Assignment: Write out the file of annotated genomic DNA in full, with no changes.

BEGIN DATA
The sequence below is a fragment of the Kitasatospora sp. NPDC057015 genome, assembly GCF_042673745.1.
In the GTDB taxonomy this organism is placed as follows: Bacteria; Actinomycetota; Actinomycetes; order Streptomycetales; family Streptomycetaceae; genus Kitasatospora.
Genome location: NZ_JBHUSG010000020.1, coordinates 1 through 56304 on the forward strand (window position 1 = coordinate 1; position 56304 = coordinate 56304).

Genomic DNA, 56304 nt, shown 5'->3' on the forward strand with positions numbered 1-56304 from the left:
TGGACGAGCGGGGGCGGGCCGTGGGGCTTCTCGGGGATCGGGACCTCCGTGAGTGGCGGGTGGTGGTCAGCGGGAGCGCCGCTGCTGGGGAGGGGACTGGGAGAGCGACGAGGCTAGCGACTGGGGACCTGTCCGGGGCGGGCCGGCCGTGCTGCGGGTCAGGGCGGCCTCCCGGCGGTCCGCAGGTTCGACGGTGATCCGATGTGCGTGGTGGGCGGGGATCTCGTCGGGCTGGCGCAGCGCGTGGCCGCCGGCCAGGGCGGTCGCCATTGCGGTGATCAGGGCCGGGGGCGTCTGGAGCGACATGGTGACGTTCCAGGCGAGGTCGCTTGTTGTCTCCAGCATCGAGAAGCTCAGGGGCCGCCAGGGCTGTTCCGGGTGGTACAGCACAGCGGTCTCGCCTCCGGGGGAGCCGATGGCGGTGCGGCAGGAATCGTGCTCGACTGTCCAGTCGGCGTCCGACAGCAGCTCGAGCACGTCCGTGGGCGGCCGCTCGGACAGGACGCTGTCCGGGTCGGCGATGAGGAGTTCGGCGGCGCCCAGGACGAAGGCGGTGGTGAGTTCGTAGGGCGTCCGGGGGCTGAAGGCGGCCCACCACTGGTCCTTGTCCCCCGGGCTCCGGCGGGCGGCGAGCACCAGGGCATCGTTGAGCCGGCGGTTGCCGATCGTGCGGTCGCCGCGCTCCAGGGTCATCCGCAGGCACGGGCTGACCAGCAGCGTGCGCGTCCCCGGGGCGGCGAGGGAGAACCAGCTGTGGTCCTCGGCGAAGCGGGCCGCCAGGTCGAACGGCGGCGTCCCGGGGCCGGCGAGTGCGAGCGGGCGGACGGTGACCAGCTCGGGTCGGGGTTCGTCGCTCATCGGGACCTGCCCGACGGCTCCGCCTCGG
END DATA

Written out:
The sequence below is a fragment of the Kitasatospora sp. NPDC057015 genome, assembly GCF_042673745.1.
In the GTDB taxonomy this organism is placed as follows: Bacteria; Actinomycetota; Actinomycetes; order Streptomycetales; family Streptomycetaceae; genus Kitasatospora.
Genome location: NZ_JBHUSG010000020.1, coordinates 1 through 56304 on the forward strand (window position 1 = coordinate 1; position 56304 = coordinate 56304).

Genomic DNA, 56304 nt, shown 5'->3' on the forward strand with positions numbered 1-56304 from the left:
TGGACGAGCGGGGGCGGGCCGTGGGGCTTCTCGGGGATCGGGACCTCCGTGAGTGGCGGGTGGTGGTCAGCGGGAGCGCCGCTGCTGGGGAGGGGACTGGGAGAGCGACGAGGCTAGCGACTGGGGACCTGTCCGGGGCGGGCCGGCCGTGCTGCGGGTCAGGGCGGCCTCCCGGCGGTCCGCAGGTTCGACGGTGATCCGATGTGCGTGGTGGGCGGGGATCTCGTCGGGCTGGCGCAGCGCGTGGCCGCCGGCCAGGGCGGTCGCCATTGCGGTGATCAGGGCCGGGGGCGTCTGGAGCGACATGGTGACGTTCCAGGCGAGGTCGCTTGTTGTCTCCAGCATCGAGAAGCTCAGGGGCCGCCAGGGCTGTTCCGGGTGGTACAGCACAGCGGTCTCGCCTCCGGGGGAGCCGATGGCGGTGCGGCAGGAATCGTGCTCGACTGTCCAGTCGGCGTCCGACAGCAGCTCGAGCACGTCCGTGGGCGGCCGCTCGGACAGGACGCTGTCCGGGTCGGCGATGAGGAGTTCGGCGGCGCCCAGGACGAAGGCGGTGGTGAGTTCGTAGGGCGTCCGGGGGCTGAAGGCGGCCCACCACTGGTCCTTGTCCCCCGGGCTCCGGCGGGCGGCGAGCACCAGGGCATCGTTGAGCCGGCGGTTGCCGATCGTGCGGTCGCCGCGCTCCAGGGTCATCCGCAGGCACGGGCTGACCAGCAGCGTGCGCGTCCCCGGGGCGGCGAGGGAGAACCAGCTGTGGTCCTCGGCGAAGCGGGCCGCCAGGTCGAACGGCGGCGTCCCGGGGCCGGCGAGTGCGAGCGGGCGGACGGTGACCAGCTCGGGTCGGGGTTCGTCGCTCATCGGGACCTGCCCGACGGCTCCGCCTCGG